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Our hotel in Hanoi was in the Old Quarter, a frenzied and chaotic labyrinth of streets that rambled like they had been laid out by a toddler chasing a rabbit. Each street specializes in selling a certain product. Apparently our block was the bootleg DVD retail section, whenever we walked out of our hotel we were offered the latest Hollywood fare at 75 cents a pop. We’ve been gone from home for so long on this journey that we hadn’t even heard of most of the new releases.
A few streets over from us was the street devoted to the coffin sellers, the one place we could walk without someone asking us to come in and browse their fine selection. We felt fortunate that we didn’t appear to be in the market for a new coffin.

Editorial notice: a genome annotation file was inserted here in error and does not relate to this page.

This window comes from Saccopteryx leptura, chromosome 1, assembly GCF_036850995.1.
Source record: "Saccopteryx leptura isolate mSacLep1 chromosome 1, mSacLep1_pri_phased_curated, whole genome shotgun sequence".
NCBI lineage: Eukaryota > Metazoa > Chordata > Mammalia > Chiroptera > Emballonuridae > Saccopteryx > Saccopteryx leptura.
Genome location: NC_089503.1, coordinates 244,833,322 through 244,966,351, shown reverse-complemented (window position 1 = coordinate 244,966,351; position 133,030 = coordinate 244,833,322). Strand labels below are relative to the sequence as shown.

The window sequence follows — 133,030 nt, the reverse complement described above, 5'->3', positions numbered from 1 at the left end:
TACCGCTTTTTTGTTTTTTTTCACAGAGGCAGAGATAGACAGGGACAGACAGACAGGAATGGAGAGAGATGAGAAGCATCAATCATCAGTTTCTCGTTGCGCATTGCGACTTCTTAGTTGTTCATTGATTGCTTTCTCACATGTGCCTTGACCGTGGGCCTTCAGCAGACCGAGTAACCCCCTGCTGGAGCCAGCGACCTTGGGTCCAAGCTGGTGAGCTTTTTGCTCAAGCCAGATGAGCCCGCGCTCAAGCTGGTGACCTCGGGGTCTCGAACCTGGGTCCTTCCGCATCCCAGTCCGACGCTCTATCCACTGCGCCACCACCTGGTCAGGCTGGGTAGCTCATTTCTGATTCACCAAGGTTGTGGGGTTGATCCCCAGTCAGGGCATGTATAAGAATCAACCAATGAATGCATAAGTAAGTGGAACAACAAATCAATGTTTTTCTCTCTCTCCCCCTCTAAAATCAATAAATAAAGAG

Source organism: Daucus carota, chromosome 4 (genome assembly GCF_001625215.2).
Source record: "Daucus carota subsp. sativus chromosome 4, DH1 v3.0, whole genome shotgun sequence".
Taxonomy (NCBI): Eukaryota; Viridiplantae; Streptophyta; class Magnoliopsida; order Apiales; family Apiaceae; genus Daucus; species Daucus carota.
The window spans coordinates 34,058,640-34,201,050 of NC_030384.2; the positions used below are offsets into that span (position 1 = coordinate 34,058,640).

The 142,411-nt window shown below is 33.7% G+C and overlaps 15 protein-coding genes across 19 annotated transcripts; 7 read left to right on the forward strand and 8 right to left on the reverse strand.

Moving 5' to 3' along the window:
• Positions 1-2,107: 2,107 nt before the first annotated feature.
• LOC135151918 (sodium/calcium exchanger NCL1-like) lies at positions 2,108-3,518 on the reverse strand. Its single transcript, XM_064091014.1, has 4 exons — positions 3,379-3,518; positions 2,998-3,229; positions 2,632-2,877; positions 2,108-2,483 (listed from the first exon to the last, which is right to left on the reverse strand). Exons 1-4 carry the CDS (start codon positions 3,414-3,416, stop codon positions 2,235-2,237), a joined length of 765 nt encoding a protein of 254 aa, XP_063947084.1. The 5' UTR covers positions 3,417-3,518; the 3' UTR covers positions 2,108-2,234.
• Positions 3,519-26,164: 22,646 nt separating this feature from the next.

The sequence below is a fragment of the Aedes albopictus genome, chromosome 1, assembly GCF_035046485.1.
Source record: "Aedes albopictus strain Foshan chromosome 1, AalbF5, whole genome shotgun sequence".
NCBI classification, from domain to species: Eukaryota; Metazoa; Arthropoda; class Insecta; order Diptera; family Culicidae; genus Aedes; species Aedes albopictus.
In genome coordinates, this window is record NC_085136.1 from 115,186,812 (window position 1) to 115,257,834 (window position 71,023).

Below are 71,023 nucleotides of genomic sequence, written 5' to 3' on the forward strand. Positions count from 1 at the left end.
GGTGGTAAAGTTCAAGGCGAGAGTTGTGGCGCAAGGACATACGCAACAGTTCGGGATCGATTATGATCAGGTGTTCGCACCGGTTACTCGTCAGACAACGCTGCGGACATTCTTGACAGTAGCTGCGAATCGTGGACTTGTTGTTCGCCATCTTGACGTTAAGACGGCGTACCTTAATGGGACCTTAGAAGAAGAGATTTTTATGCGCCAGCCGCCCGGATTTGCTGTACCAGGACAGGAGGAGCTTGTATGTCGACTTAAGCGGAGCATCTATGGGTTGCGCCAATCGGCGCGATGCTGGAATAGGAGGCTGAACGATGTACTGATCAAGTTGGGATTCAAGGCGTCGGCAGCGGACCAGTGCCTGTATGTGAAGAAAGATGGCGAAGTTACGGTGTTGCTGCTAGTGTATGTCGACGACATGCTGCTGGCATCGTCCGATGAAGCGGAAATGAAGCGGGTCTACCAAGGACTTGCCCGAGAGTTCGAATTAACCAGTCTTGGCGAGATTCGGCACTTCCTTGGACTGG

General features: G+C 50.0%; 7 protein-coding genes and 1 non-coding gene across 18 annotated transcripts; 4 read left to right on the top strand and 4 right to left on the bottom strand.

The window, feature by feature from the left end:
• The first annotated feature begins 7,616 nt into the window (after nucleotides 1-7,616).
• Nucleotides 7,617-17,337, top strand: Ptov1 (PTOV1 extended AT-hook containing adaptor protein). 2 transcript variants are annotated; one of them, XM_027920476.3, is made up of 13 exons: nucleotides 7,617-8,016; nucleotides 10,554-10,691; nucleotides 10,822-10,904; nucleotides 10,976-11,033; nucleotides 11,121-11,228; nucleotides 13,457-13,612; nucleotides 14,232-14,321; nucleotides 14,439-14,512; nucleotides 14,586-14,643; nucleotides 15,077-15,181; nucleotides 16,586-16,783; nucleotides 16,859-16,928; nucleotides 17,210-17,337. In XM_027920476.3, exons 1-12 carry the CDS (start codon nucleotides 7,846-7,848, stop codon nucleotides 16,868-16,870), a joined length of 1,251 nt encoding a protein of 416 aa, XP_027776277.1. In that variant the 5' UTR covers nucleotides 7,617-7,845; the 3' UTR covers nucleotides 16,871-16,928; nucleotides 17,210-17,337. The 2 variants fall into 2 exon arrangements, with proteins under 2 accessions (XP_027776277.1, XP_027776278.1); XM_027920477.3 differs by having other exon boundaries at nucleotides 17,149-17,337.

The sidewalks in Hanoi are an extension of the interior spaces. Anything that can be done inside is available for all to witness on the sidewalk: stir-frying dinner, cutting hair, chopping poultry, boiling water for tea, arranging flowers. The locals make such good use of the public space we half expected to see a baby delivered right out in the open. That is of course where the sidewalk isn’t being used as an open-air moped parking garage.
Oddly enough, one thing that doesn’t take place on the sidewalk is actually walking on them. So everyone crowds into the street: pedestrians, mopeds, bicycles, cars, rickshaws and ladies wearing conical straw hats balancing produce for sale on bamboo poles, all somehow manage to make way for each other in the daily ritual of Hanoi life.
Click the link to read more about our trip to Vietnam.